The second year of Oscar saw something happen that is sadly not unique. Academy co-founder Mary Pickford, as seminal screen figure as Chaplin, made her pretty unsuccessful talkie debut in Coquette (1929), giving an awkward performance in a now very dated version of a then hit play. She called the then small board of  the Academy to her lofty estate Pickfair and more or less told them to give her the next Best Actress award…which they did. 

Yes, someone got gypped but the most deserving actress on the nominated list (to modern eyes certainly) didn’t mind as she was too busy being dead. Jeanne Eagles was a legendary stage actress, even in her own turbulent time on earth.

Best remembered for originating the role of Sadie Thompson in the first Broadway production of Somerset Maugham’s Rain, she was equally infamous for her excessive living, including much, much substance abuse and loads of irresponsible behavior to match. Like most stage performers of any stature in her day, she disdained working in movies after trying films a while during the World War I era and not liking the results.

Unfortunately, her behavior (especially not showing for performances and giving no notice beforehand) had gotten her banned from the stage by Actor’s Equity. Thus she took the movies up on offers starting at the end of the silent era.  She was nominated for her talkie debut, 1929’s The Letter, an adaptation of another Maugham story.

Made at Paramount’s somewhat technically backward Astoria, Long Island New York studio, this tale of adultery and murder in Maylasia turned out to be, well, an awful film (look to the classic 1940 remake from Eagles’ great fan Bette Davis and director William Wyler to see how it should have been done). However, Eagles was superb (save for the badly written murder scene).

However, her habits, including Heroin use, were catching up with her. After making one more film, she died of an overdose of several substances.  Be that as it may, the Academy did make her the first of a rather small handful of posthumous nominees but left it at that.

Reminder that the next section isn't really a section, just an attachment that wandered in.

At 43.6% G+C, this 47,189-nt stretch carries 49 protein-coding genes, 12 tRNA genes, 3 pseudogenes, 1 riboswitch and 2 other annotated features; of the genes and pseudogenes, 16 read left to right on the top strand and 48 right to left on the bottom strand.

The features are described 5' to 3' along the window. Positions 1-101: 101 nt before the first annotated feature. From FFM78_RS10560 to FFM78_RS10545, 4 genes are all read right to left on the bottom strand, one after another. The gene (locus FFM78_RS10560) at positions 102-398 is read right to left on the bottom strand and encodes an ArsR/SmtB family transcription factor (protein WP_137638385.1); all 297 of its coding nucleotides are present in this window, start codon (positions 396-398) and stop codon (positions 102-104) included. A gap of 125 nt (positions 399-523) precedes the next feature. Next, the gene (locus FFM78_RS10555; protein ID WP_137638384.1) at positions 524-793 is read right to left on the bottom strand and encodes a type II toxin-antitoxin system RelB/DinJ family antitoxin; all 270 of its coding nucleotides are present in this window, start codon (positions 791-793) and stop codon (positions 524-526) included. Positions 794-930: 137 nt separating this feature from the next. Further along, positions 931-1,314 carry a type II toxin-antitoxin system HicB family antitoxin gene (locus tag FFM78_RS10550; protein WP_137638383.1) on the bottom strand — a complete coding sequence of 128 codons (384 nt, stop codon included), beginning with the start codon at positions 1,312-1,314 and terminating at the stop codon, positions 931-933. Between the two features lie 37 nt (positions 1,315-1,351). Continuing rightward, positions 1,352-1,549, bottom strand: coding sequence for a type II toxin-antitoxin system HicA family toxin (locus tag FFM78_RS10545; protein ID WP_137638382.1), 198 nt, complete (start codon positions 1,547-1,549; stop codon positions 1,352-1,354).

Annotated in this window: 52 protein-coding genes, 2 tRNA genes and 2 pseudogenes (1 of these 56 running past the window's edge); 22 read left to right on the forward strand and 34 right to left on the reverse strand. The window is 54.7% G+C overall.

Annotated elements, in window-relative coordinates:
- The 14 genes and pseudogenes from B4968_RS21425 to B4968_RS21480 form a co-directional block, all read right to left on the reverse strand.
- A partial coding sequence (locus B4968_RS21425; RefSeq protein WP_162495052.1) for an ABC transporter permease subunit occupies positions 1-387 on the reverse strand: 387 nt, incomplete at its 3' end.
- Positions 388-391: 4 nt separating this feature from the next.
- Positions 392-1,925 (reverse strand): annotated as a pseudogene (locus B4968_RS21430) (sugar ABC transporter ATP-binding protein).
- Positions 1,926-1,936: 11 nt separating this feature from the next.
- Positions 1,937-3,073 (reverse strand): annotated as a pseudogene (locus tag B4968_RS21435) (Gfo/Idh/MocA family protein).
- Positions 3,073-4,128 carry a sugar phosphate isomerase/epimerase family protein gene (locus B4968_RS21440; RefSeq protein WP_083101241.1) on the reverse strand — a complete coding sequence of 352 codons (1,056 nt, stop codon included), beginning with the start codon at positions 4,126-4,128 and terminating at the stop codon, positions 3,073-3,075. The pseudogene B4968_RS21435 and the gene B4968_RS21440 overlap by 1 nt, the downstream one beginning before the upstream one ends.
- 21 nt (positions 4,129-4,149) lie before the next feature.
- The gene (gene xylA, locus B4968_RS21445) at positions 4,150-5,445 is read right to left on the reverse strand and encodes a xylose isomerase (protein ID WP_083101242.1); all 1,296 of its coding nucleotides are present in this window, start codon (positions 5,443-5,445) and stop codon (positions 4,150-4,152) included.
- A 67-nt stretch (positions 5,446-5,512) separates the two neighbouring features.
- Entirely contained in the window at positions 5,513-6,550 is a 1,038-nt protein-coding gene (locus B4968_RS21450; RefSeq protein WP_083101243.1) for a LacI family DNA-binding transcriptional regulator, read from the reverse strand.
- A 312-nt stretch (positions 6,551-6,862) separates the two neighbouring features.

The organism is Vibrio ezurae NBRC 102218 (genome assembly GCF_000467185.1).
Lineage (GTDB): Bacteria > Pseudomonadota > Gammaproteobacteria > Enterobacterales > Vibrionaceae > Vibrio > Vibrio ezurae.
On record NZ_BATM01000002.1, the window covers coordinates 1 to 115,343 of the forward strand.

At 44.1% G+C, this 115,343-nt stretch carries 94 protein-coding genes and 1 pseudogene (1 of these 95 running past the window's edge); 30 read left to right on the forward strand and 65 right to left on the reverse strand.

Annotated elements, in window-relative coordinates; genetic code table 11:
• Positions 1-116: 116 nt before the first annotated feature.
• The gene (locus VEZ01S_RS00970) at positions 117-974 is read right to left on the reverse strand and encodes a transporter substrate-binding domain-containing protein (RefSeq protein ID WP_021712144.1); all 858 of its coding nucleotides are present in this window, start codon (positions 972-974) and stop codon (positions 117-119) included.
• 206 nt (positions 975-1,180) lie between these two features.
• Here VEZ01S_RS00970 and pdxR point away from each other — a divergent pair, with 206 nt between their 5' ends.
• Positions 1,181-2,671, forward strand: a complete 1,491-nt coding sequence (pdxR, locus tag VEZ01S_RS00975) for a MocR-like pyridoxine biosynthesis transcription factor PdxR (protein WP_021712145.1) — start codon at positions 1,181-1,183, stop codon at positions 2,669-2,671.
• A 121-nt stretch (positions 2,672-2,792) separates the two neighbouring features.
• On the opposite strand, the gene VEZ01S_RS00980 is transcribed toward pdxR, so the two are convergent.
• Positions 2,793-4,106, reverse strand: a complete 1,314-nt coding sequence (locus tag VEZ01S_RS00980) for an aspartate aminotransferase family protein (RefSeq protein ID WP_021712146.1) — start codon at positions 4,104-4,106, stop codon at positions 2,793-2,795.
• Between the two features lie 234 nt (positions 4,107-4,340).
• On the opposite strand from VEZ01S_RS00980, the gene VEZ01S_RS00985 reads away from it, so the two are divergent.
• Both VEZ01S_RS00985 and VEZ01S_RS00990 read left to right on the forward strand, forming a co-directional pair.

4. Twice as nice (1929-1930)

The third year of the Academy saw a strange and understandably short lived change in the proceedings. The first year the group had allowed performers and others to be nominated for their body of work rather than  one film (a good idea, still followed by the New York Film Critics award).  The next year saw nominations for just one film per nominee. Then the third year the group had a sort of change of heart. 

Actors and directors could receive two nominations if they had done more than one film during that period (and the early years went by theatrical seasons, not calendar years).  Thus most of the acting and directing nominees ended up with two nominations apiece. The winners, stage star George Arliss for Disraeli and MGM queen Norma Shearer of The Divorcee were also nominated for The Green Goddess and Their Own Desire.

Arliss competed with Ronald Colman for his first two talkies, Condemned and Bulldog Drummond and French star Maurice Chevalier for his first two US films, The Love Parade and The Big Pond, while Shearer, with the help of her powerful husband Irving Thalberg and the MGM front office, battled off her fellow MGM-er, the great Greta Garbo for her first two talkies, Anna Christie and Romance (and Garbo’s director in those films, Clarence Brown was a double-dipper as well).

The weird thing is that Academy records indicate that only one film would end up being determined to be the “real” nominee by a process the organization neglected to write down for posterity.  So, were Colman and Garbo three or four time career nominees? Shearer five or six? Who can say?